Exclusive: The Nvidia and AMD DirectX 12 Editorial – Complete DX12 Graphic Card List with Specifications, Asynchronous Shaders and Hardware Features Explained


The ASync Question: Does Nvidia Support it?

All right, now that we have gotten that out of the way, lets begin with the heart of the current controversy: the Asynchronous Shaders and AotS benchmarks. To make this much more simpler, let me list the benchmarks tested and the basic configurations here, as well as the DirectX 11 and DirectX12 average frames per second:

  • Nvidia Test 1: Core i7 5960X + Geforce GTX Titan X
    • DX11: 45.7 fps
    • DX12: 42.7 fps
  • Nvidia Test 2: Core i5 3570K + Geforce GTX 770
    • DX11: 19.7 fps
    • DX12: 55.3 fps
  • AMD Test 1: Athlon X4 860K + Radeon R7 370
    • DX11: 12.4 fps
    • DX12: 15.9 fps
  • AMD Test 2: Xeon CPU E3-1230 + Radeon R9 Fury
    • DX11: 20.5 fps
    • DX12: 41.1 fps

Explaining the AotS benchmarks with what we know of DirectX 12

These benchmarks were mostly taken at face value and the usual frame war erupted over the raw value of these numbers. The problem is, when taking about an API that eliminates overhead, we need to look at the context as well. In both AMD tests, the numbers seem to rise, but that is because in the first test, the processor is obviously a bottleneck so the configuration had alot of untapped potential. In the second test, the processor was once again an arguable bottleneck, since Xeons are clocked pretty low.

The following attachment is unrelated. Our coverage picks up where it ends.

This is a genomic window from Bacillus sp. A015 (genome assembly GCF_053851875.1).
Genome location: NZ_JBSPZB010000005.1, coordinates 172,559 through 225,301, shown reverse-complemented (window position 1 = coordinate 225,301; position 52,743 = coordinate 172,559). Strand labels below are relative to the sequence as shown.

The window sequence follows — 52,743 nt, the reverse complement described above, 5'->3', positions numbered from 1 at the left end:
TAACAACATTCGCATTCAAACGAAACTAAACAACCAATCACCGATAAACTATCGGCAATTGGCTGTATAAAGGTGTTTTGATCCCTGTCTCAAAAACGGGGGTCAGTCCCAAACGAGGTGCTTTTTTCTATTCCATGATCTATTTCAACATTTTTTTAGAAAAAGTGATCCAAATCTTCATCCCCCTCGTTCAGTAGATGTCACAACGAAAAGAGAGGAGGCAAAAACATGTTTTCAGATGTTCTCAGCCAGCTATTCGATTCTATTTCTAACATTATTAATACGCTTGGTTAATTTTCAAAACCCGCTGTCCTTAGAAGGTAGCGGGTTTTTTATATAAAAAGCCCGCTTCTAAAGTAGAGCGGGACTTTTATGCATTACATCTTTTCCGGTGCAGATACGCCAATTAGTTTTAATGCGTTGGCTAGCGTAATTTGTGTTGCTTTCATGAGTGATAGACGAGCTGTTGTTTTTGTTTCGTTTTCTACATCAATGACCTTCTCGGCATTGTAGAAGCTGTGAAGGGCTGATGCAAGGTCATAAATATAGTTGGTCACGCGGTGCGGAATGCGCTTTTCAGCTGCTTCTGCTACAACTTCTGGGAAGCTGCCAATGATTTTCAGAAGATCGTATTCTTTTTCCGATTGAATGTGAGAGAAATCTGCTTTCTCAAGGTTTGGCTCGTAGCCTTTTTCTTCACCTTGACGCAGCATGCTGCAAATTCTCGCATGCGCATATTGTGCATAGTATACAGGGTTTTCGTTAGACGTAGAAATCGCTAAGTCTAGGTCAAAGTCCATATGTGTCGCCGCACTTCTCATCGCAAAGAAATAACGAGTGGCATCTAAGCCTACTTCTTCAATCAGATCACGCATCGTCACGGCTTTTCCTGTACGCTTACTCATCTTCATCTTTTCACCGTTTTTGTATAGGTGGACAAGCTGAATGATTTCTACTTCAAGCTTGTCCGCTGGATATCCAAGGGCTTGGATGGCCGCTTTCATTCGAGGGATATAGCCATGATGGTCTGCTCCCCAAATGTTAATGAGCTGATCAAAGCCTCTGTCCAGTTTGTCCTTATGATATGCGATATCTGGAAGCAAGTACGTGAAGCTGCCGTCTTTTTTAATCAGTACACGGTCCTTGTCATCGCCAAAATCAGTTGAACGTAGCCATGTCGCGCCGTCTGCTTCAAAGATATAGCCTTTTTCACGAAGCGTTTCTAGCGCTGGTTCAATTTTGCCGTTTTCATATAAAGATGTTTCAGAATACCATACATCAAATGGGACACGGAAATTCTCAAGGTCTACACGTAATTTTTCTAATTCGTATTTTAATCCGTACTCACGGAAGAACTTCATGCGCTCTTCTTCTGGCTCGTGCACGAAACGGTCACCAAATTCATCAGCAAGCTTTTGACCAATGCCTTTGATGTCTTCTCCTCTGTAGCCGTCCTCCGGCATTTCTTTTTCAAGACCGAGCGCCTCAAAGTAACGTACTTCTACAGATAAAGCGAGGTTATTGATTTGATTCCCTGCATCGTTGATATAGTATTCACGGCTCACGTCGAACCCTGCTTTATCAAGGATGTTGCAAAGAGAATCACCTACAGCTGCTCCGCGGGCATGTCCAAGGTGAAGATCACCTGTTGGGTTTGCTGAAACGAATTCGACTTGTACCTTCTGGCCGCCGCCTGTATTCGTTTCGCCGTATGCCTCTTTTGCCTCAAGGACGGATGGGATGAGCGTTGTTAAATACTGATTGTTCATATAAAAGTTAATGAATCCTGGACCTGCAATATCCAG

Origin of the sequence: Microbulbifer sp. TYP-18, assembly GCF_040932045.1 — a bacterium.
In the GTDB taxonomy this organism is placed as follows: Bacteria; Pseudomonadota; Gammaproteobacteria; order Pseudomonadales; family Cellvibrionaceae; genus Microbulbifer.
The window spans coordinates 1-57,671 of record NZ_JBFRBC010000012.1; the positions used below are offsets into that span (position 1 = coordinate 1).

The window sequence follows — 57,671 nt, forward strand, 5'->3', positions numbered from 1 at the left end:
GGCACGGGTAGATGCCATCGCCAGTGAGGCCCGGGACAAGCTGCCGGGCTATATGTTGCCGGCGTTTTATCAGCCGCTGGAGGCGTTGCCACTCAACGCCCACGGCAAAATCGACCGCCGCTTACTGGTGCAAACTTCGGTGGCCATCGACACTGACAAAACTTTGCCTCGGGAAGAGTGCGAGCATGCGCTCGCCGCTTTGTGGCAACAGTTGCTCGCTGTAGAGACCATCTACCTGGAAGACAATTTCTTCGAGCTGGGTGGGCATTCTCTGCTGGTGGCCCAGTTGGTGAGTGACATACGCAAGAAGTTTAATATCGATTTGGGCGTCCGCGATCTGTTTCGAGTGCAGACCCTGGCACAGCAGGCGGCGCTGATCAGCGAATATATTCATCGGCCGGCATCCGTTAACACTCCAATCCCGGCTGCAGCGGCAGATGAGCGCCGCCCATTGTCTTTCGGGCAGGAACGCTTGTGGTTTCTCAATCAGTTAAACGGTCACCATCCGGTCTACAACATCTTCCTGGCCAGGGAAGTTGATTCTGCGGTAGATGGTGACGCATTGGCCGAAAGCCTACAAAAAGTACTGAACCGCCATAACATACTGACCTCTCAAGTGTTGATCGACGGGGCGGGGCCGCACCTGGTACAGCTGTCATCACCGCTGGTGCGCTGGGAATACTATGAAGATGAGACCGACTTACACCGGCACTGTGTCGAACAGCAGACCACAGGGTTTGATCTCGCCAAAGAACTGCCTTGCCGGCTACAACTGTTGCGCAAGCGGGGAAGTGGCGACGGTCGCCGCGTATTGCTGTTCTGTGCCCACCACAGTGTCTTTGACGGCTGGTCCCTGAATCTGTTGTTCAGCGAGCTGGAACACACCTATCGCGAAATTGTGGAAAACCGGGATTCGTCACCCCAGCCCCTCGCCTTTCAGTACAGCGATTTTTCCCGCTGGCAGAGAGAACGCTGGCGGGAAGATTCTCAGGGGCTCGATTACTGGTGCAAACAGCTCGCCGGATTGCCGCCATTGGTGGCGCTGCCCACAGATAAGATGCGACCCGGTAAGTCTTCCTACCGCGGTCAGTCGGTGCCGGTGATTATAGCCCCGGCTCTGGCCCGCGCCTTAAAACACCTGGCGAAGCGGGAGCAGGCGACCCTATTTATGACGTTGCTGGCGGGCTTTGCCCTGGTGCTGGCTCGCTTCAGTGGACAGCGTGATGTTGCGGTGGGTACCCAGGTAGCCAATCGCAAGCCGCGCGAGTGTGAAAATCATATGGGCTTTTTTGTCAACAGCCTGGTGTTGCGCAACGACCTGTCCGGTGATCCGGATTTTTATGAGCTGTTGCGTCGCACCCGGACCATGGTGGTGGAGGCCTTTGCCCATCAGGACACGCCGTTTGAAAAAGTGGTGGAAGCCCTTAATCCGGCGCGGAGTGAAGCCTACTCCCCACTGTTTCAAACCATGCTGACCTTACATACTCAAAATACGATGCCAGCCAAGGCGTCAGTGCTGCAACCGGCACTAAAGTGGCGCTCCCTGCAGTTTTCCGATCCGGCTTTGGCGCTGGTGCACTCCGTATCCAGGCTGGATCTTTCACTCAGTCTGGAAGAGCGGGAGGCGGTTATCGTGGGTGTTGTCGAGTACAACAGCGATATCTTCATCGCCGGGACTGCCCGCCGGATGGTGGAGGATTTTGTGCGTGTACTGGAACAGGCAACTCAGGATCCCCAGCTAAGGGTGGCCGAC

In the second Nvidia test, DX12 also performs as expected, when coupling a reasonably powerful GPU with a decent processor. In all these three scenarios, the bottleneck of the processor was eliminated.

The actual anomalous test is the first one. With the incredibly powerful CPU and incredibly powerful GPU. Theoretically, this configuration has very little bottleneck - if any. DirectX 12 wouldn't have yielded any major performance increase because the configuration is already very much near its maximum potential. But the funny thing is, switching to DX12 actually results in a lowered value than before. That is something, that shouldn't have happened. To understand just what is going we need to look at what was happening behind the scene.

An overview of Synchronous and Asynchronous Shaders in different GPU Architectures

Now what exactly are Asynchronous Shaders? Traditionally, there is one graphical queue available for work to be scheduled. Whatever work needs to be done is scheduled in a serial order in the queue. The problem with this approach is that it usually results in bottlenecking and the GPU not working at its full capacity. For understanding's sake you can imagine the Queue as a thread. And as you might know, multi threaded approach to computation is the future. So Asynchronous Shaders is basically where there is:

  • the standard Graphics Queue available and also another
  • 'Compute Queue' for computational tasks.

A copy queue is also available, but since that is irrelevant to our current topic, I wont be going into that.

Now contrary to popular belief, Nvidia's Maxwell 2.0 does support "Asynchronous Shaders". Do bear in mind that documentation on these things is very limited - most of it comes from engineer comments and documentation on HyperQ (Nvidia's multiple queue implementation). The following data shows the Queue Engines of various AMD and Nvidia architectures: